A Weeping Duet
Dagsavisen, 12th October 2015
The Theatre of Cruelty creates a fascinating performance through the many facets of weeping.
The liturgical tradition of the Stations of the Cross, originally Catholic, was subsequently picked up by the Protestant church. Stations of the Cross, or Via Dolorosa, follow the Passion of the Christ, who walked with the cross to Golgotha through fourteen stations. Station number eight shows the weeping women of Jerusalem who were comforted by Jesus. And here we will stay an hour in The Theatre of Cruelty’s new production “Lament”. For a theater work based on the idea that theater and rituals are closely linked, to go into a liturgical act is a great way to link the two phenomena together.
Two black-clad women (Hanne Dieserud and Sara Fellman) enveloped and struggling with the expression of weeping, through what the theater itself has called “a musical, stereophonic dialogue”. It is being sobbed, cried, piped, whispered, hissed, and barked in all more or less recognizable varieties. Sometimes amidst the sounding are the singing of hymns, in whole or in fragments–Jesus Christ, and “Ave Maria”. Otherwise, it is the weeping which is this performance’s speech – or perhaps we should rather say music. The performance shows how verbal language virtually dissolves when we cry, how all linguistic contours erode, flowing into long vowels. The Theatre of Cruelty is strongly influenced by Antonin Artaud’s principles, including his claim that physical expression precedes verbal language onstage, and it is a fascinating experience!
To follow a single man’s, namely Artaud’s, vision for the theater as closely as they have done in 26 years, the Theatre of Cruelty shows quite broad range in their productions, both when it comes to motifs, themes and visual expression. While the theater’s previous production, Henrik Ibsen’s “Svanhild”, was colorful, airy and absurdly frivolous in its expression, “Lament” approaches Jerzy Grotowski’s poor theater: black-clad women, bare walls, dim lights. In such a setting the many facets and layers of crying become clear in a very concentrated form.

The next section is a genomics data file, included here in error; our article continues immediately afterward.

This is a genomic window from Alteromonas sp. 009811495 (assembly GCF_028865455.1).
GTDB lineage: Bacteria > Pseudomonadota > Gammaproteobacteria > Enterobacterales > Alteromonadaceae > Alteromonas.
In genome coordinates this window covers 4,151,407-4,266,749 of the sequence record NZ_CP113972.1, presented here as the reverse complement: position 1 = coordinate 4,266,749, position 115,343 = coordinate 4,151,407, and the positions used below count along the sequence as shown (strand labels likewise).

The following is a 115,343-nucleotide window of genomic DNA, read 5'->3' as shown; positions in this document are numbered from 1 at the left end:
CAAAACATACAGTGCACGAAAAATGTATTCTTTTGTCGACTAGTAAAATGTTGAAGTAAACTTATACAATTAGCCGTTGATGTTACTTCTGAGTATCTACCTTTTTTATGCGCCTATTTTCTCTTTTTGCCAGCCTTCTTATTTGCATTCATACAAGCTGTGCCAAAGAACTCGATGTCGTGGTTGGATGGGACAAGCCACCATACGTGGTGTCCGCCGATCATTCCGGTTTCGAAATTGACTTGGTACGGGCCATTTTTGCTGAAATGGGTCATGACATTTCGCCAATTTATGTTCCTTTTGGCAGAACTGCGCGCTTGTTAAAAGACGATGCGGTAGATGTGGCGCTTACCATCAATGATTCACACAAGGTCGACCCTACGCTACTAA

The performance zooms in, magnifying the gestures and sounds we know from our natural feelings. Weeping, and its many physical expressions, occur in the room both as abstract quantities, as well as an independent presence whom the actors fight, overwhelming or welcomed into their own bodies. As an observer, it is difficult to immerse oneself in the universe of the weeping ones. Yet a form of purification through witnessing the weeping women emerges, because “Lament” is so clean, so concentrated, and so varied in all its apparently repetition. The show was included in this year’s Coda festival, but it could just as well have been included in the Ultima Festival for contemporary music, or a festival for visual arts. The genre enriches the experience of what happens on stage.
Inger Marie Kjølstadmyr